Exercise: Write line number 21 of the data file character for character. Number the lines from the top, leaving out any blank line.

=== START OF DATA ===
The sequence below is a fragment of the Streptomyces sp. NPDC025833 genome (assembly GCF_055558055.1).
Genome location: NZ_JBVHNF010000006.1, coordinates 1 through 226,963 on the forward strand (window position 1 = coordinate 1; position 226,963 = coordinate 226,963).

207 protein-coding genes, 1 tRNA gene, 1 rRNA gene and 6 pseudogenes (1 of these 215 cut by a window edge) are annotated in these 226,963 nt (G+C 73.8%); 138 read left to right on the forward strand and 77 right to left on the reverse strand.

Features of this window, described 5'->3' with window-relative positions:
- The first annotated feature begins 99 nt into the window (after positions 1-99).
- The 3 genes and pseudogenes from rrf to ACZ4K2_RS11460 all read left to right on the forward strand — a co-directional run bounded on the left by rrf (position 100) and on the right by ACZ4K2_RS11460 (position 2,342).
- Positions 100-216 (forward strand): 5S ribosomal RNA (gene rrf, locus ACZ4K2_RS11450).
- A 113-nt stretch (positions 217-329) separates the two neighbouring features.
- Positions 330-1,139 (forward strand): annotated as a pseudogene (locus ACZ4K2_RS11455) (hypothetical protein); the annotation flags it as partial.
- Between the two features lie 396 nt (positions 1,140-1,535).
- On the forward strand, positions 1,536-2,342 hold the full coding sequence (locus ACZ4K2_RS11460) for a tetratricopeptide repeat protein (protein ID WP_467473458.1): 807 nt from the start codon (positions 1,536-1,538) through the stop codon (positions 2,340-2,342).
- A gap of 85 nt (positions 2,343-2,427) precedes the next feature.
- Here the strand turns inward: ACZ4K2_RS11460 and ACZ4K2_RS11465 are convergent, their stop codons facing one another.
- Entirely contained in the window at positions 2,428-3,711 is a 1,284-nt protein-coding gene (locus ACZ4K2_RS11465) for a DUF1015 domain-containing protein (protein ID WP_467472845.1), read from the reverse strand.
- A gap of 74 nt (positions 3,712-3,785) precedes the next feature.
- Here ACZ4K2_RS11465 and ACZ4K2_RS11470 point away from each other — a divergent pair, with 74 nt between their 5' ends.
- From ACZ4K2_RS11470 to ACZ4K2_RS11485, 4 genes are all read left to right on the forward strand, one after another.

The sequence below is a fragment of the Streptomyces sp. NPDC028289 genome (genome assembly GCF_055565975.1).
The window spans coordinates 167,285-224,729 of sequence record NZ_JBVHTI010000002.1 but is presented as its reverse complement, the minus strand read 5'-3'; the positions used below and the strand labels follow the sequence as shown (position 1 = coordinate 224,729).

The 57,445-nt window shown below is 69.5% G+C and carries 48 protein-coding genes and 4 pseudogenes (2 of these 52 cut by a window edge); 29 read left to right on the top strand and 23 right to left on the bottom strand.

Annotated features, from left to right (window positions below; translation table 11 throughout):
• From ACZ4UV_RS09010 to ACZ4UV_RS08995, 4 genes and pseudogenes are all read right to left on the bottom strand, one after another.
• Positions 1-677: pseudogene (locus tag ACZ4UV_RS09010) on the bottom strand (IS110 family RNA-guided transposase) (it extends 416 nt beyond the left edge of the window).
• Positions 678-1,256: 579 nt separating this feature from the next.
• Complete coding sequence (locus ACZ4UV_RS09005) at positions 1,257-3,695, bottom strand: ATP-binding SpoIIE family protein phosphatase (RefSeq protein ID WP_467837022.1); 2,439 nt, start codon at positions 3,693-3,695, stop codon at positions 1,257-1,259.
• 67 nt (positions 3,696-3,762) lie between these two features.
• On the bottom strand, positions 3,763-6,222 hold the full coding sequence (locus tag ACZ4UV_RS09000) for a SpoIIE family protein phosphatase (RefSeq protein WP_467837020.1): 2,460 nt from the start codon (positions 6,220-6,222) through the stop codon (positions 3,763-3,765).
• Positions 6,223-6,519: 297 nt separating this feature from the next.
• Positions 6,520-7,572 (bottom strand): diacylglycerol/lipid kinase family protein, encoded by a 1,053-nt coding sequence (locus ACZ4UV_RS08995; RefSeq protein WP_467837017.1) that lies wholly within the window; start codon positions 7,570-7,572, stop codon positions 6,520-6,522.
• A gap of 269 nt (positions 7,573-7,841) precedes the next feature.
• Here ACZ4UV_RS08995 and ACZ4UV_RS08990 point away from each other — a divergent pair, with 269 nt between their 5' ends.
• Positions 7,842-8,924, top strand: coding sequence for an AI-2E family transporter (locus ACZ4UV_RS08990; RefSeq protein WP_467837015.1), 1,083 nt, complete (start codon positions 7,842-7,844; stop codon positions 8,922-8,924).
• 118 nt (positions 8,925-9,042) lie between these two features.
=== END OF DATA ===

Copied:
Annotated features, from left to right (window positions below; translation table 11 throughout):